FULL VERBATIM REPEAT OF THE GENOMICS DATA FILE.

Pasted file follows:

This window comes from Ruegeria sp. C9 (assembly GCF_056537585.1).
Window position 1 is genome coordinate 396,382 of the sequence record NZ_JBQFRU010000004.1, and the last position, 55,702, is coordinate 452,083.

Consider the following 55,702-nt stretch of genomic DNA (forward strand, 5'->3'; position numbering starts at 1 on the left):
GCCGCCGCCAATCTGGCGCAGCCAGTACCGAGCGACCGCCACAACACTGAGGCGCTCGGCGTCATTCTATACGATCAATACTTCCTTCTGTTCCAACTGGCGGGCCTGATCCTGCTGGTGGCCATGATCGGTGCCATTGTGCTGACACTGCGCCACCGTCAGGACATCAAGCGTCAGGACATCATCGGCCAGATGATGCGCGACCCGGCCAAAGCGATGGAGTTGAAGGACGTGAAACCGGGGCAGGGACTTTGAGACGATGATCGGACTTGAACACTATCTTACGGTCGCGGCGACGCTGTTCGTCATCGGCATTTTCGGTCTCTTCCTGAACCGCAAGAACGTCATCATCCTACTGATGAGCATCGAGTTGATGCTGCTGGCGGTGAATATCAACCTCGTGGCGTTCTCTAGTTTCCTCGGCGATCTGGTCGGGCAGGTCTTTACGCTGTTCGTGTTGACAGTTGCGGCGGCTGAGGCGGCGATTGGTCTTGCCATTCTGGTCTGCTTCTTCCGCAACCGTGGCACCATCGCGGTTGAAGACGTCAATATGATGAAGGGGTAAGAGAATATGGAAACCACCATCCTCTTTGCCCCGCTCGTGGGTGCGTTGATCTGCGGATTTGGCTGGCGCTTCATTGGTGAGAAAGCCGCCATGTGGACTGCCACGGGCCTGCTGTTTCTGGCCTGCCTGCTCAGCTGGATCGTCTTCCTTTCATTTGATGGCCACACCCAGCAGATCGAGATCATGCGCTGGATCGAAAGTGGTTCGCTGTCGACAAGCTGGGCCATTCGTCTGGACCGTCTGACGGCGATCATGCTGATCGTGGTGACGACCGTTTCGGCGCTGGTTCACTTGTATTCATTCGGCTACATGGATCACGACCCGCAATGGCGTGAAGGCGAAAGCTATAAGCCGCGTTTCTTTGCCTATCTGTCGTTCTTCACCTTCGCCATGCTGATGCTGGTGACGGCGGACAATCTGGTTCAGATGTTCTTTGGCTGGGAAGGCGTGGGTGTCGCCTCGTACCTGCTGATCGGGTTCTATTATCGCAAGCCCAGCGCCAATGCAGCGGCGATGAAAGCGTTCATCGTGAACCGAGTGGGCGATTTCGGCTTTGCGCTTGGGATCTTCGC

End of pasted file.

This window comes from Ruegeria sp. C9 (assembly GCF_056537585.1).
Window position 1 is genome coordinate 396,382 of the sequence record NZ_JBQFRU010000004.1, and the last position, 55,702, is coordinate 452,083.

Consider the following 55,702-nt stretch of genomic DNA (forward strand, 5'->3'; position numbering starts at 1 on the left):
GCCGCCGCCAATCTGGCGCAGCCAGTACCGAGCGACCGCCACAACACTGAGGCGCTCGGCGTCATTCTATACGATCAATACTTCCTTCTGTTCCAACTGGCGGGCCTGATCCTGCTGGTGGCCATGATCGGTGCCATTGTGCTGACACTGCGCCACCGTCAGGACATCAAGCGTCAGGACATCATCGGCCAGATGATGCGCGACCCGGCCAAAGCGATGGAGTTGAAGGACGTGAAACCGGGGCAGGGACTTTGAGACGATGATCGGACTTGAACACTATCTTACGGTCGCGGCGACGCTGTTCGTCATCGGCATTTTCGGTCTCTTCCTGAACCGCAAGAACGTCATCATCCTACTGATGAGCATCGAGTTGATGCTGCTGGCGGTGAATATCAACCTCGTGGCGTTCTCTAGTTTCCTCGGCGATCTGGTCGGGCAGGTCTTTACGCTGTTCGTGTTGACAGTTGCGGCGGCTGAGGCGGCGATTGGTCTTGCCATTCTGGTCTGCTTCTTCCGCAACCGTGGCACCATCGCGGTTGAAGACGTCAATATGATGAAGGGGTAAGAGAATATGGAAACCACCATCCTCTTTGCCCCGCTCGTGGGTGCGTTGATCTGCGGATTTGGCTGGCGCTTCATTGGTGAGAAAGCCGCCATGTGGACTGCCACGGGCCTGCTGTTTCTGGCCTGCCTGCTCAGCTGGATCGTCTTCCTTTCATTTGATGGCCACACCCAGCAGATCGAGATCATGCGCTGGATCGAAAGTGGTTCGCTGTCGACAAGCTGGGCCATTCGTCTGGACCGTCTGACGGCGATCATGCTGATCGTGGTGACGACCGTTTCGGCGCTGGTTCACTTGTATTCATTCGGCTACATGGATCACGACCCGCAATGGCGTGAAGGCGAAAGCTATAAGCCGCGTTTCTTTGCCTATCTGTCGTTCTTCACCTTCGCCATGCTGATGCTGGTGACGGCGGACAATCTGGTTCAGATGTTCTTTGGCTGGGAAGGCGTGGGTGTCGCCTCGTACCTGCTGATCGGGTTCTATTATCGCAAGCCCAGCGCCAATGCAGCGGCGATGAAAGCGTTCATCGTGAACCGAGTGGGCGATTTCGGCTTTGCGCTTGGGATCTTCGC